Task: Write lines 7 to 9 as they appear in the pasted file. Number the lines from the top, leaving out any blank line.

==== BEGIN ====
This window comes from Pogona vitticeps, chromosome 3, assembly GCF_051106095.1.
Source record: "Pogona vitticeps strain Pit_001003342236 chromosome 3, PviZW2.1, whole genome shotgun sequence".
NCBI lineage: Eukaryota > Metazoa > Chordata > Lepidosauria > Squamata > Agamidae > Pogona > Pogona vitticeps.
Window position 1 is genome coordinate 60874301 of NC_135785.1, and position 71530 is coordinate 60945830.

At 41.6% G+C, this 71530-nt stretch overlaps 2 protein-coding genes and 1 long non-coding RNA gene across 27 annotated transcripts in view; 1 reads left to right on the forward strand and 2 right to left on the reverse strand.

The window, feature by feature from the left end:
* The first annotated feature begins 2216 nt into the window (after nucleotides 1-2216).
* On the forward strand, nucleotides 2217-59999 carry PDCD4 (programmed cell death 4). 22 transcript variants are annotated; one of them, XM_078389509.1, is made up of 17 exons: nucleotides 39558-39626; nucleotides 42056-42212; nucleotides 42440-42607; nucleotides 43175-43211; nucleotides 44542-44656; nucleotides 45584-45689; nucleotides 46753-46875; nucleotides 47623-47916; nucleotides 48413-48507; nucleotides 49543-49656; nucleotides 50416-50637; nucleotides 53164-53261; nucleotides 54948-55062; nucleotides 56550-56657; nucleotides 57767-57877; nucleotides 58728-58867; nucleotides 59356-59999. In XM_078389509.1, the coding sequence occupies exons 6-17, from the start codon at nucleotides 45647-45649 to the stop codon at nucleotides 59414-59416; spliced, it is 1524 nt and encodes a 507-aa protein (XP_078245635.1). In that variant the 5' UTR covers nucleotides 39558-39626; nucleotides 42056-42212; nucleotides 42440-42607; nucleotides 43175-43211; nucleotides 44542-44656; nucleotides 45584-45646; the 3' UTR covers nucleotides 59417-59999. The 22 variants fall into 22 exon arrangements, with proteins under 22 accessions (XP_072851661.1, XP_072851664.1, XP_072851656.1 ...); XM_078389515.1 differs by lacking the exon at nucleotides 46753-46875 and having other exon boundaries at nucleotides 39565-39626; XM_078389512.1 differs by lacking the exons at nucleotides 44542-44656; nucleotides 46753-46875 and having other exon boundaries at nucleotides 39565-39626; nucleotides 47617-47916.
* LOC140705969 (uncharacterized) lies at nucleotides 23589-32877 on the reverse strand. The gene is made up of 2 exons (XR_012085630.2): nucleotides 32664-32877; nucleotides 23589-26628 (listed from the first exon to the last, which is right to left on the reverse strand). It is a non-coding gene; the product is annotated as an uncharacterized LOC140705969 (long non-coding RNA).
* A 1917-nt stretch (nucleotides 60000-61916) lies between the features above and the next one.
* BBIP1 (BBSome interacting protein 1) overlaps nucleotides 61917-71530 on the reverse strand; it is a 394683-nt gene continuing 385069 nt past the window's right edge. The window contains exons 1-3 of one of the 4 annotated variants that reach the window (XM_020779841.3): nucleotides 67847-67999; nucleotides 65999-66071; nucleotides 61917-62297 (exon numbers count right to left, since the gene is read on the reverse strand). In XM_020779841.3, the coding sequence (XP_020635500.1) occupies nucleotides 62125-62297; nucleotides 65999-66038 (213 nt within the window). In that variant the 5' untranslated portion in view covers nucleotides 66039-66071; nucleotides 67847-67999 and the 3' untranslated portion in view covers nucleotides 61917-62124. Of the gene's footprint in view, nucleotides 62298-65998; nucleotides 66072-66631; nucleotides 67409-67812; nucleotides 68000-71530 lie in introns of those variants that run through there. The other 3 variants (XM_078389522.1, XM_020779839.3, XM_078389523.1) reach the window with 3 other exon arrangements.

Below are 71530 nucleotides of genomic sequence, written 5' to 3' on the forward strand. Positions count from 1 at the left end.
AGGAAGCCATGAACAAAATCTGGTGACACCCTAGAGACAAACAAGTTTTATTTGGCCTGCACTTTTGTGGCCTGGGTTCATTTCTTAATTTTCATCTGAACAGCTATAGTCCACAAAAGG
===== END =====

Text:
* The first annotated feature begins 2216 nt into the window (after nucleotides 1-2216).
* On the forward strand, nucleotides 2217-59999 carry PDCD4 (programmed cell death 4). 22 transcript variants are annotated; one of them, XM_078389509.1, is made up of 17 exons: nucleotides 39558-39626; nucleotides 42056-42212; nucleotides 42440-42607; nucleotides 43175-43211; nucleotides 44542-44656; nucleotides 45584-45689; nucleotides 46753-46875; nucleotides 47623-47916; nucleotides 48413-48507; nucleotides 49543-49656; nucleotides 50416-50637; nucleotides 53164-53261; nucleotides 54948-55062; nucleotides 56550-56657; nucleotides 57767-57877; nucleotides 58728-58867; nucleotides 59356-59999. In XM_078389509.1, the coding sequence occupies exons 6-17, from the start codon at nucleotides 45647-45649 to the stop codon at nucleotides 59414-59416; spliced, it is 1524 nt and encodes a 507-aa protein (XP_078245635.1). In that variant the 5' UTR covers nucleotides 39558-39626; nucleotides 42056-42212; nucleotides 42440-42607; nucleotides 43175-43211; nucleotides 44542-44656; nucleotides 45584-45646; the 3' UTR covers nucleotides 59417-59999. The 22 variants fall into 22 exon arrangements, with proteins under 22 accessions (XP_072851661.1, XP_072851664.1, XP_072851656.1 ...); XM_078389515.1 differs by lacking the exon at nucleotides 46753-46875 and having other exon boundaries at nucleotides 39565-39626; XM_078389512.1 differs by lacking the exons at nucleotides 44542-44656; nucleotides 46753-46875 and having other exon boundaries at nucleotides 39565-39626; nucleotides 47617-47916.
* LOC140705969 (uncharacterized) lies at nucleotides 23589-32877 on the reverse strand. The gene is made up of 2 exons (XR_012085630.2): nucleotides 32664-32877; nucleotides 23589-26628 (listed from the first exon to the last, which is right to left on the reverse strand). It is a non-coding gene; the product is annotated as an uncharacterized LOC140705969 (long non-coding RNA).